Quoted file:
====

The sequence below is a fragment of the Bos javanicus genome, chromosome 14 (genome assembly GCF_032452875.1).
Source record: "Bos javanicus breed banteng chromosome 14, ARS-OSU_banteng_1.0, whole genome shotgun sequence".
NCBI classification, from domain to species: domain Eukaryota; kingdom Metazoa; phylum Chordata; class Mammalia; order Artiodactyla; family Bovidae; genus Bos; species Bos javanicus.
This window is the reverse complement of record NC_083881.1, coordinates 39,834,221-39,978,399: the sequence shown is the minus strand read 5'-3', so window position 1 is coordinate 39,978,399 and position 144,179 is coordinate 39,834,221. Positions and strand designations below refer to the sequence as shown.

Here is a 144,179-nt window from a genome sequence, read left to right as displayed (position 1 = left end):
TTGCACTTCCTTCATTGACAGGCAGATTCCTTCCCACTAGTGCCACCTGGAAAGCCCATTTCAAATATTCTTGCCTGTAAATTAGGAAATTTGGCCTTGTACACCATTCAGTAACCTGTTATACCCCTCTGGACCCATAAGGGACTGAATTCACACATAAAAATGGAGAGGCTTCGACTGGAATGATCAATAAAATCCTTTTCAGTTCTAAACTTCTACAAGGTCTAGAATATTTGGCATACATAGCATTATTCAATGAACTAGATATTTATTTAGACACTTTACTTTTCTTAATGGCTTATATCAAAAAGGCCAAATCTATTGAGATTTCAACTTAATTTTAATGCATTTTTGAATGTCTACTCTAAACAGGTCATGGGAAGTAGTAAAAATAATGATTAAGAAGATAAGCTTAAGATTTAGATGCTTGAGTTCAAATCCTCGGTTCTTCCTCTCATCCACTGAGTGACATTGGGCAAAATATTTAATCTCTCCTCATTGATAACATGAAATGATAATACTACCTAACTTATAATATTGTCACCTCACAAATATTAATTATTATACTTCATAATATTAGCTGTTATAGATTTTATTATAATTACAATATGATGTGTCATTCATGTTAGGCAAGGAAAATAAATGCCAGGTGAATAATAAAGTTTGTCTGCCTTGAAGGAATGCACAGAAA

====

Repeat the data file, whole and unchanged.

The sequence below is a fragment of the Bos javanicus genome, chromosome 14 (genome assembly GCF_032452875.1).
Source record: "Bos javanicus breed banteng chromosome 14, ARS-OSU_banteng_1.0, whole genome shotgun sequence".
NCBI classification, from domain to species: domain Eukaryota; kingdom Metazoa; phylum Chordata; class Mammalia; order Artiodactyla; family Bovidae; genus Bos; species Bos javanicus.
This window is the reverse complement of record NC_083881.1, coordinates 39,834,221-39,978,399: the sequence shown is the minus strand read 5'-3', so window position 1 is coordinate 39,978,399 and position 144,179 is coordinate 39,834,221. Positions and strand designations below refer to the sequence as shown.

Here is a 144,179-nt window from a genome sequence, read left to right as displayed (position 1 = left end):
TTGCACTTCCTTCATTGACAGGCAGATTCCTTCCCACTAGTGCCACCTGGAAAGCCCATTTCAAATATTCTTGCCTGTAAATTAGGAAATTTGGCCTTGTACACCATTCAGTAACCTGTTATACCCCTCTGGACCCATAAGGGACTGAATTCACACATAAAAATGGAGAGGCTTCGACTGGAATGATCAATAAAATCCTTTTCAGTTCTAAACTTCTACAAGGTCTAGAATATTTGGCATACATAGCATTATTCAATGAACTAGATATTTATTTAGACACTTTACTTTTCTTAATGGCTTATATCAAAAAGGCCAAATCTATTGAGATTTCAACTTAATTTTAATGCATTTTTGAATGTCTACTCTAAACAGGTCATGGGAAGTAGTAAAAATAATGATTAAGAAGATAAGCTTAAGATTTAGATGCTTGAGTTCAAATCCTCGGTTCTTCCTCTCATCCACTGAGTGACATTGGGCAAAATATTTAATCTCTCCTCATTGATAACATGAAATGATAATACTACCTAACTTATAATATTGTCACCTCACAAATATTAATTATTATACTTCATAATATTAGCTGTTATAGATTTTATTATAATTACAATATGATGTGTCATTCATGTTAGGCAAGGAAAATAAATGCCAGGTGAATAATAAAGTTTGTCTGCCTTGAAGGAATGCACAGAAA